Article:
Rapid growth in jobs and office rents puts Seattle among leaders in top 30 tech markets

Another new report is shining a light on Seattle’s rapid growth among leading tech hubs.

CBRE’s annual Tech-30 report, which measures the tech industry’s impact on North American office real estate markets, shows Seattle is the sixth fastest growing tech market in overall office rent growth. Rents jumped 12.4 percent between Q2 2017 and Q2 2019, up from 11.7 percent in the previous two-year period, CBRE reported.

Seattle is also fourth in tech employment growth, with a rate of 23.7 percent during 2017 and 2018. The 34,000 new jobs added in the market were the highest number among any of the Tech-30 cities.

Vancouver, B.C., San Francisco and Toronto were the top three markets ahead of Seattle in the overall ranking of the 30 markets.

“Seattle’s tech industry is among the largest in North America and is growing at a rapid pace,” said CBRE’s John Miller, senior managing director of the firm’s Seattle office. “This growth, combined with the second strongest tech labor pool in North America, means we’re going to continue to attract tech firms looking to take advantage of our intellectual capital, which will continue to strengthen office fundamentals.”

Major technology companies have leased nearly 2.8 million square feet of office space in the past year, accounting for 45 percent of all leasing activity in the Puget Sound market, CBRE reported. Much of this space is for expansion purposes, which will add even more jobs to the tech industry in the near-term. And perhaps they will be filled by area tech grads, whose number grew by more than 60 percent.

The report also looked at rent gains, rent premiums and net absorption in submarkets that are hot tech spots in the larger overall markets. South Lake Union, home to Amazon and major tech outposts for Facebook, Google and Apple, showed a 6.4 percent rent growth in the past two years and commands a 13.4 percent premium over the overall market average, CBRE reported.

CBRE’s report comes on the heels of last week’s Q3 2019 PayScale Index, which tracks quarterly and annual trends in compensation, and found that wages increased 4 percent year over year in Seattle. The city outpaced the national average of 2.6 percent and only trailed San Francisco, at 4.3 percent.

~Kurt Schlosser, GeekWire

Report: Tech makes up almost all new office jobs in Seattle


Seattle observers are well aware of the tech industry’s role in the city’s economic boom, but a new report takes it to a new level, finding that more than nine of every 10 office jobs created over the last two years came from the tech sector.

The report by real estate firm CBRE, finds that Seattle tech firms added 23,575 jobs in 2015 and 2016, accounting for 93 percent of all office jobs in the city created during that time span. In raw numbers, Seattle also created more tech jobs than any other single market in the survey.

Seattle has been buoyed by massive growth from hometown tech giant Amazon, which employed 541,900 people worldwide at the end of the last quarter, including more than 50,000 in Seattle. Additionally, more than 100 out-of-town tech companies have set up shop in the Seattle area. A few, like Facebook and Google, have become some of the top tech employers in the city.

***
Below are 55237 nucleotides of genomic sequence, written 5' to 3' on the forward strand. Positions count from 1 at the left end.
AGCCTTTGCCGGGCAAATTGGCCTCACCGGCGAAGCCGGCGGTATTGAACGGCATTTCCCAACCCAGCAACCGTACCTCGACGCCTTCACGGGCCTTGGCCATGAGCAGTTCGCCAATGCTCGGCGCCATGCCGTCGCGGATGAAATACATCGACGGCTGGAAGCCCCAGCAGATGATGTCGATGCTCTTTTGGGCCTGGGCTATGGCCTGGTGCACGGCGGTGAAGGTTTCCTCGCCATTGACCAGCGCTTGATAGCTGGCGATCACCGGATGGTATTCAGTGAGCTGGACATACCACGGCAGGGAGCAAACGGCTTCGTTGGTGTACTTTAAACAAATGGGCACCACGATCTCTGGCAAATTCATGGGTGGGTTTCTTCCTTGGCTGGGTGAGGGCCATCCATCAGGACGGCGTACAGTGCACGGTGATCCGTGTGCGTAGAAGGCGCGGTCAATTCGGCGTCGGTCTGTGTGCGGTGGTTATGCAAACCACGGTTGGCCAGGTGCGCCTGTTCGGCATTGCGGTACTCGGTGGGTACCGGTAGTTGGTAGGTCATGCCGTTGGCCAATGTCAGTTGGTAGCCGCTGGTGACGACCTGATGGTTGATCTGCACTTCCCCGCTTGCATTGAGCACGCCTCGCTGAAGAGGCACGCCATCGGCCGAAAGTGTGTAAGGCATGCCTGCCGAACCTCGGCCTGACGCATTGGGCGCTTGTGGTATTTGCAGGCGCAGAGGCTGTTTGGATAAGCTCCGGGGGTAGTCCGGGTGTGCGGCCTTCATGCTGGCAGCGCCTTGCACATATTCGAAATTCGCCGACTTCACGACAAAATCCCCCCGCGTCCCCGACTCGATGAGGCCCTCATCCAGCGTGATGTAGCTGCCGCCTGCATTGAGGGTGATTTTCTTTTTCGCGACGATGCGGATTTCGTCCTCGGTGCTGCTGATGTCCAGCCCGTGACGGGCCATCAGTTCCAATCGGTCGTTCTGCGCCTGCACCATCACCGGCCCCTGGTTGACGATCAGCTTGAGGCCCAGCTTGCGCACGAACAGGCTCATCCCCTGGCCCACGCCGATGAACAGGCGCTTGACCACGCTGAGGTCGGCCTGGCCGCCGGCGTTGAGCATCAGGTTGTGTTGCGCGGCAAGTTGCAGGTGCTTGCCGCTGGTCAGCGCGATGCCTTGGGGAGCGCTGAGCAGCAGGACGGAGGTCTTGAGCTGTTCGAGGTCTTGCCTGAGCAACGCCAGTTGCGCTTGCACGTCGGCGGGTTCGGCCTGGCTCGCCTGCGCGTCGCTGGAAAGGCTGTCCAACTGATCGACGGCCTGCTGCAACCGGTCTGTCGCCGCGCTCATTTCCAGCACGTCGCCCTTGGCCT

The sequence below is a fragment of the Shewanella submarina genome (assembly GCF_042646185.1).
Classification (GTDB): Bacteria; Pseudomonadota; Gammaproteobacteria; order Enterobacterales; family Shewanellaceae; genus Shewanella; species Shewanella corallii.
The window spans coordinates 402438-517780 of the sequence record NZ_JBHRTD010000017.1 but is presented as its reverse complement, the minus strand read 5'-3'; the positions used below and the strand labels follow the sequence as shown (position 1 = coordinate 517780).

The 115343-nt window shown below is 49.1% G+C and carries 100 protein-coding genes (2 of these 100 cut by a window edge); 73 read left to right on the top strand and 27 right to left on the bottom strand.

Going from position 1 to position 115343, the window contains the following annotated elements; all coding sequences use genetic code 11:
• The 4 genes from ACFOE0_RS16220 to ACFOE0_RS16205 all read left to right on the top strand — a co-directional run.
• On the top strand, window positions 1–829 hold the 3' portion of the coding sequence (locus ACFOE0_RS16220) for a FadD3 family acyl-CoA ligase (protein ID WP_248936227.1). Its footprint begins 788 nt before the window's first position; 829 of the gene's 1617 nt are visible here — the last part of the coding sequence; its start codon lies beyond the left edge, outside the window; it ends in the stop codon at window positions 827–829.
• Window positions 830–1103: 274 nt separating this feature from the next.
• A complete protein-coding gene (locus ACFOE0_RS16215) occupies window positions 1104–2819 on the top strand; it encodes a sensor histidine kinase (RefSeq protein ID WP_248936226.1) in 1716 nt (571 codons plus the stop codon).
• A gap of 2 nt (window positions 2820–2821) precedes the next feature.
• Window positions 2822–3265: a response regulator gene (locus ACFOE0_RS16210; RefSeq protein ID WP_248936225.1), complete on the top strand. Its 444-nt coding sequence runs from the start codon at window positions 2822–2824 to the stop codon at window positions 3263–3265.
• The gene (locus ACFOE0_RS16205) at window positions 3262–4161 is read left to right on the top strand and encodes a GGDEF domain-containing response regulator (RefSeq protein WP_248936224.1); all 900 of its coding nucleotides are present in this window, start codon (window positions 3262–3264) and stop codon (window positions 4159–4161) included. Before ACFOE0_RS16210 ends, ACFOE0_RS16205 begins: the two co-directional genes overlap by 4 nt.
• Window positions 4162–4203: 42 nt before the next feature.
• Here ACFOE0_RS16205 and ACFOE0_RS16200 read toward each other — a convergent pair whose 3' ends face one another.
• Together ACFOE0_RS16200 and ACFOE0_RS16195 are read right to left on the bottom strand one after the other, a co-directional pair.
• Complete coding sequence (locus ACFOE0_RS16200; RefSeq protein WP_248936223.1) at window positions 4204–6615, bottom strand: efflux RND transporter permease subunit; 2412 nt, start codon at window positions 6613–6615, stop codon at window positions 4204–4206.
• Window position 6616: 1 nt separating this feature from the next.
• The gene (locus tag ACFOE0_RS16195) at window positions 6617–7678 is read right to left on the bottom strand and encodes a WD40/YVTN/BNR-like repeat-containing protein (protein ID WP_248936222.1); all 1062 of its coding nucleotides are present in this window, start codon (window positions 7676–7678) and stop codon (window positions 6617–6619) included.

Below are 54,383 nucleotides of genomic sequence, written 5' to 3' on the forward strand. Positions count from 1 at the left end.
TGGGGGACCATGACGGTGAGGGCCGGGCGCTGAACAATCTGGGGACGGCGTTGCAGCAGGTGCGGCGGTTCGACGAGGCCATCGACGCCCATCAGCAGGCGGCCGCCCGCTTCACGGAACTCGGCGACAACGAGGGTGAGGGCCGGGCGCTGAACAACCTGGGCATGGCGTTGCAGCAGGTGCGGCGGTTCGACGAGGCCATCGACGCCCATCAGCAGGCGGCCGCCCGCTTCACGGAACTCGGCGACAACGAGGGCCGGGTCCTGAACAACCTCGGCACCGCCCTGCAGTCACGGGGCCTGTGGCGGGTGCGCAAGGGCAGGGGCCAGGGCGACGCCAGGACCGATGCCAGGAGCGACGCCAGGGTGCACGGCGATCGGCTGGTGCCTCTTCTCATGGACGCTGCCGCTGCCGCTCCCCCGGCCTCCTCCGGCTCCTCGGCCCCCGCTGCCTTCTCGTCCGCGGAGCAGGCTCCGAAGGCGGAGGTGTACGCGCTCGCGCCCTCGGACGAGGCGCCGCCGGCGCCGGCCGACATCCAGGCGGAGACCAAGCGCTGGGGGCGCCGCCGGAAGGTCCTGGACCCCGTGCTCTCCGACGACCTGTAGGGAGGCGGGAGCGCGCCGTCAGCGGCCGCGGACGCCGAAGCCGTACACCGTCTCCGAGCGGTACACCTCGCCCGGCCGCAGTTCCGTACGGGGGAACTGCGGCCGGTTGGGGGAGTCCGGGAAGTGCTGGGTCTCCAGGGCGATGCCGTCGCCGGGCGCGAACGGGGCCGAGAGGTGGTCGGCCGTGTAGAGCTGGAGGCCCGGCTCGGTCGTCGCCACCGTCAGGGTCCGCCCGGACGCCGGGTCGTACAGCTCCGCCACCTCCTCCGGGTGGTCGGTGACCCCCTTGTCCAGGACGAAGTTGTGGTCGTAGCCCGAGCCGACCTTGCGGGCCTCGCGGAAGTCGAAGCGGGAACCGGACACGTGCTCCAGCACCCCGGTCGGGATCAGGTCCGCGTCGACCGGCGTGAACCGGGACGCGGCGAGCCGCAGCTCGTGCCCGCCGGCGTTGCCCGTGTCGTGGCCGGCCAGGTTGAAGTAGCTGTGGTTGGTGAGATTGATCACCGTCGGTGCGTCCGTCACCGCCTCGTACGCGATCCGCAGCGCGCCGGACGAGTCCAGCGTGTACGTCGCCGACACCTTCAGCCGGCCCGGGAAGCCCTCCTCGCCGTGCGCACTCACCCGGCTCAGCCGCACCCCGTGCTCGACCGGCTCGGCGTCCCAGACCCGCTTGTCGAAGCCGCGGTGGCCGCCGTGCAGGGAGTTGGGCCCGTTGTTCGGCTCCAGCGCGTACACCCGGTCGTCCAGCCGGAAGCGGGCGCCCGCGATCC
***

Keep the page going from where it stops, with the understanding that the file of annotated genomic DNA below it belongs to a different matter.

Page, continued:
The report finds that high tech jobs focused on software and services employed 145,356 people in Seattle in 2016, or about 38.1 percent of office jobs. Tech companies in Seattle have a strong talent pool to pull from, as 45 percent of residents have a bachelor’s degree or higher.

Another area where Seattle stands alone is in its frothy office market. The report listed significant tech leases for each market, and F5 Network’s move to lease the entirety of a new downtown Seattle office tower was the biggest deal spotlighted in the report. The report did not mention two big leases signed by Amazon for a striking new tower, and a large swath of space above the downtown Macy’s.

Despite all these tech office deals, rents for tenants aren’t rising as fast as other markets. Seattle came in 10th in office rent growth. The average asking rent for office space of $32.45 per square foot is less than half of San Francisco’s at $72.90. Developers are active here: the 7 million square feet of new office space under construction in Seattle trails only New York and Silicon Valley.

All these figures point to Seattle as a more established tech market than some of the other top finishers in the report. In Pittsburgh, for example, tech accounted for a slightly higher percentage of new office jobs at 95 percent. But that only translated to 4,400 new jobs, or about one-sixth of Seattle’s new tech jobs over the two-year period.

It also shows that the San Francisco Bay Area is still the top tech region in the country. The report separates San Francisco and Silicon Valley, diluting their numbers. Combined, the two markets accounted for more than 41,000 tech jobs over the two-year period, with more than 15 million square feet of office space under construction.


~Nat Levy, Geekwire

From Boeing to Microsoft, Amazon to Starbucks, how Seattle’s business innovation has shaped the world

Seattle businesses attract creatives with an irresistible combination of great jobs, outdoor amenities and a progressive workplace culture that now includes a $15-an-hour minimum wage. Great companies are the driving engine that grew Seattle into a booming creative mecca, and their forward-thinking CEOs – especially Microsoft’s Bill Gates and Amazon’s Jeff Bezos – are the city’s rock stars.

Here’s a look at how the most important Seattle companies grew, and how they continue to shape the city’s future.

The builders

Before The Boeing Co, company historian Michael Lombardi notes, Seattle was a logging hamlet. William E Boeing changed that when he founded his commercial aircraft company here in 1916, just two years after the first ever commercial flight. “Seattle and Boeing grew up together,” Lombardi says. As Boeing’s fortunes rose and fell, so did the city’s.